5. Paul B says:

    Kind of like kids. We get all excited when they walk and talk and then spend the rest of their lives being told to set down and shut up.

  6. Sendarius says:

    Our Tervueren (Belgian Shepherd) was trained (by us) to Champion level in obedience trials.
    On-lead, off-lead, voice commands, hand signals, the works. He was brilliant – biddable and fiercely loyal. He saved my wife from “violent unwanted male attention” at least twice that we know of, and the local thugs (aka her high school students) told her they would never rob our place because “you have a wolf in the back yard”.

    Then we were invited to visit a long-time friend of my wife. She had a pair of Dobermans that insisted on jumping on everybody. When I insisted that they not jump on me, by applying techniques learned from our years of dog-training, I was UN-invited – I haven’t even spoken to the woman in over twenty years.

    Apparently I was cruel to her dogs by firmly telling them “NO”, and simply raising a knee so they had to back off, and she has never forgiven me.

    To (finally) get to the point – I’ve seen both sides of dog training. We were told by all and sundry that Xebec (Darkfire Tervueren Gervaise) could never be adequately trained because “he would always be just a big puppy”, but proved them wrong. Keep at it – Tobie looks smart, and he WILL learn what you expect of him. Don’t fail him by being like my wife’s friend.

  7. The Neon Madman says:

    The wife and I drove the folks down to Casa Grande a few years ago for their annual snowbirding session, and while we stayed over a few days it snowed in the Superstition Mountains. Just a few inches, but it was very pretty and made for a great day of hiking.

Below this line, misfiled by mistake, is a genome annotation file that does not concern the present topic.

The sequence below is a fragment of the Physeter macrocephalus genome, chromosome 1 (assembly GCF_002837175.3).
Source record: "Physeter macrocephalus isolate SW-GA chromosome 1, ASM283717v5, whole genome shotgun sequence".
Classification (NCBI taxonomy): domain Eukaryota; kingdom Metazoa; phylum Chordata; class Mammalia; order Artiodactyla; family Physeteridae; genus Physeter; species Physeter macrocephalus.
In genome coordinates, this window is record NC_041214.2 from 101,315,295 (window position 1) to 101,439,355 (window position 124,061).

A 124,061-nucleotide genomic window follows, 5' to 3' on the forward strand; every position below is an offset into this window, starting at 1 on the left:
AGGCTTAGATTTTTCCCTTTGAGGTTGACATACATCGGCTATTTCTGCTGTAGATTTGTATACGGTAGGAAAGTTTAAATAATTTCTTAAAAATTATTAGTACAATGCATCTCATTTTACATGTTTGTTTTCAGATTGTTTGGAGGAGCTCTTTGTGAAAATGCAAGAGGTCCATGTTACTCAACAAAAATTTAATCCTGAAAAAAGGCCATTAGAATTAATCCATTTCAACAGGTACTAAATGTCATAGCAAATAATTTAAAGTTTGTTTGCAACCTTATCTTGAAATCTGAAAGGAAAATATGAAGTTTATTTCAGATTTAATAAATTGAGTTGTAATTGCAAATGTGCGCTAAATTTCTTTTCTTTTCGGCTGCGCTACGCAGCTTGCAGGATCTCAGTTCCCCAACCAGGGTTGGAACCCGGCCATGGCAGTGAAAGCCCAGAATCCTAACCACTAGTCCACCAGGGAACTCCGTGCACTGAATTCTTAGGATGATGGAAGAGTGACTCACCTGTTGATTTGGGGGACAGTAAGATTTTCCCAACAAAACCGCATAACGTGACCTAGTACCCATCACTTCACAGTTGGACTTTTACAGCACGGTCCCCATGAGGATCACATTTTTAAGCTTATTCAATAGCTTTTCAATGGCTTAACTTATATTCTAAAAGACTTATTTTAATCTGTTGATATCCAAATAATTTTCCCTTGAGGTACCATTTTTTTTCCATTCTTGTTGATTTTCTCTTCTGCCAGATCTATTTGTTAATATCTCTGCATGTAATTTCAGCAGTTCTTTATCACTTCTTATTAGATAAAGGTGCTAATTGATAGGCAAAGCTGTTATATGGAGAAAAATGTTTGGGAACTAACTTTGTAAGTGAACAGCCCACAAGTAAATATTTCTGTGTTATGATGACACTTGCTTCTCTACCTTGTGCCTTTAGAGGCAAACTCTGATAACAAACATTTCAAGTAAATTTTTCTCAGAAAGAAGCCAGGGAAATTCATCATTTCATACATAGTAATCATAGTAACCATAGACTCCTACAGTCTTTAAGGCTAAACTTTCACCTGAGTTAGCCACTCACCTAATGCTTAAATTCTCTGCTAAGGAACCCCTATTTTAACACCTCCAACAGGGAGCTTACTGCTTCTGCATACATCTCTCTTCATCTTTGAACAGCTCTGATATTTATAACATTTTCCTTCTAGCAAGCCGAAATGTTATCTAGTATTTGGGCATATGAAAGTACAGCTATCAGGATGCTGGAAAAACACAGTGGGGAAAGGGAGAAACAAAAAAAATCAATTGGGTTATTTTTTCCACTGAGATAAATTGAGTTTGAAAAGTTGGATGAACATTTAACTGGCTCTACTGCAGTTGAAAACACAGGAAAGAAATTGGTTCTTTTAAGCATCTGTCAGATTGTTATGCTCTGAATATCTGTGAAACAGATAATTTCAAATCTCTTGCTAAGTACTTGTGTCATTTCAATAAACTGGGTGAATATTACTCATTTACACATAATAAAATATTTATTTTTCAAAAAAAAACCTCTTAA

8. Goober says:

    Joel, just chiming in again to say that I never leash my dogs on my unfenced 50 acres, and their recall is flawless. I trained them with a shock collar to come when they’re called. If they don’t come back right away, the next trip out, they get the ecollar on and by God they sure listen better when it’s on. I seriously doubt you’d have any trouble letting Toby out for 20 to 30 minute jaunts on his own with a bit of training and an ecollar.

  9. anonymous says:

    Joel, have you joined AAA with the 100 miile towing option yet?

  10. Joel says:

    No. I’d never get a tow truck out here this far from pavement no matter how much I paid someone to promise to do so.

    That’s why I have a very good tow strap, and try to keep my neighbors friendly.

  11. Anonymous says:

    If you are using a AAA membership card for your tow my guess is that being contract work they will find you and take you wherever you want to go, charging only if you exceed the 100 miles or the number of tows per year. Don’t let them drag your vehicle but should immediately put it on a flat bed. At least where I’ve been towed from they have. If your tow is difficult enough you will provide a set of thigh slapping laughter generating stories that may get the driver free beer. You all, if I remember correctly, have had building materials delivered, and if they could find you with loaded trucks I betcha a AAA tow truck driver can too. AAA will be paying for it if you are within the guidelines, not you, so money is not an issue and everyone welcomes a funny story.